Last week, I asked you to say one nice thing about four Toyotas that never got much love from either consumers or enthusiasts or both. There was a twist: that one nice thing couldn’t be, “Oh, well it was a reliable car” or “They were well-built!”. That rule remains in place for this week’s edition of “Say One Nice Thing”. This week: Datsuns and Nissans that you must defend no matter how hideous, slow, rust-prone or dynamically dire they may be.
Here is a 1975 Datsun 200SX, showcasing Datsun’s unique and bold design language of the 1970s.
Oh wait, wrong photo. Here is the first-generation Datsun 200SX, looking only slightly less bizarre than the car Homer Simpson designed in The Simpsons. With its live rear axle, the 200SX was not as fun to drive as the sorely missed 510 and it certainly cost more than a similarly-sized domestic coupe. But it offered a relatively sporty driving experience, good fuel economy, and distinctive looks, perfect for those buyers who wanted a small import coupe.
The Datsun B210 was a simple car for its time. Unlike other new subcompacts arriving on the market, including Datsun’s own F10, the B210 retained the traditional rear-wheel-drive layout with a live rear axle. It is challenging being asked to praise the B210 without mentioning its reliability and quality, the two attributes that helped make it so popular. The interior was nothing special, performance was slow from an old engine design and handling was mediocre. But, in its defense, many subcompacts of the time had similar handicaps and the B210 boasted great fuel economy, a serious concern for the era. This was also one of the Datsuns, globally, that helped introduce a new generation of buyers to the brand. For a subcompact in the 1970s, you could have done worse.
One person’s “hideous” is another person’s “kinda adorable”. Personally, I don’t find the F-10 all that offensive to look at. And if you do fall squarely in the “hideous” camp, the F-10’s predecessor…
…was even more hideous. Yikes.
The quirky styling was a bit puzzling because it made the F-10 look so much like the rest of the Datsun line-up, with which it differed so significantly in mechanical layout. The F-10, known as the Datsun Cherry elsewhere, was Datsun’s first front-wheel-drive model. It was priced above the B210 but was only a couple of inches shorter in length albeit with a longer wheelbase and better fuel economy. It initially launched in 1974 in other markets but arrived belatedly for the 1977 model year in the United States, although never sold exceptionally well. Its successor featured much safer styling.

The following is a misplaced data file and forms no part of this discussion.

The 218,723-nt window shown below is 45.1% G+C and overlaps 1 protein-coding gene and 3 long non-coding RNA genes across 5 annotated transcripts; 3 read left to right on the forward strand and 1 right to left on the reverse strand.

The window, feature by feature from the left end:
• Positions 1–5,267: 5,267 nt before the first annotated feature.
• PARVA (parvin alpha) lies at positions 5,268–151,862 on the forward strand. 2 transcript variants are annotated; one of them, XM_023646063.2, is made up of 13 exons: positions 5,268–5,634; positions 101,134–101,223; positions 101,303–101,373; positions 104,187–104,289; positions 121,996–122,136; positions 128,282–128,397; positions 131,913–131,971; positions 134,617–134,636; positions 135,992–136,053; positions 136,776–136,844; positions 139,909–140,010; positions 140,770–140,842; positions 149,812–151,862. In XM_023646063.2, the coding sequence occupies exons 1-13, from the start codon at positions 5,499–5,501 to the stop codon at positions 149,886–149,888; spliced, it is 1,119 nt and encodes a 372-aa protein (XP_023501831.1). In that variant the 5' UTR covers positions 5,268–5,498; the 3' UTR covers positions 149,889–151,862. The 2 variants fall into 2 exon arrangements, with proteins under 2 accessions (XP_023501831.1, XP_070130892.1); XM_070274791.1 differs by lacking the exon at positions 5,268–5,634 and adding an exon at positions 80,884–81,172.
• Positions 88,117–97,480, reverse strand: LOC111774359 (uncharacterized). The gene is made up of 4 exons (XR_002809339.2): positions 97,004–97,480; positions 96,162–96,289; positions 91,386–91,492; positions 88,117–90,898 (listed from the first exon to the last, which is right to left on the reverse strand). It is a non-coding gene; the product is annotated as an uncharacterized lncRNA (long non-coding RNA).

Finally, let’s jump forward a few decades. In the intervening years, Nissan (née Datsun) had cleaned up their design language and produced some very attractive designs like the 1989 Maxima and 1990 Sentra. Then, they fell off the wagon with this, the automotive equivalent of a recovering alcoholic’s nasty bender. Initially previewed in concept form, the Murano CrossCabriolet was the answer to a question nobody was asking. The relatively handsome Murano was chopped and modified to become this grotesque, high-riding, open-top crossover with poor handling, a hefty 4500 pound curb weight and a whopping $45k price tag. While nobody was clamoring for a crossover convertible and the CrossCabriolet lasted just one generation due to slow sales, Nissan deserves kudos for this incredibly poor business decision. Why? Well, because nobody had the guts and poor sense to build something like this and help make the automotive market’s variety just a little richer. As for the car’s merits itself, well… it sat four people in comfort. So there’s that, at least.
I have no doubt that I have presented Curbsiders with a serious challenge today. Go ahead, try and think of one nice thing about each of these cars, but just don’t mention their reliability or build quality. I eagerly await your responses.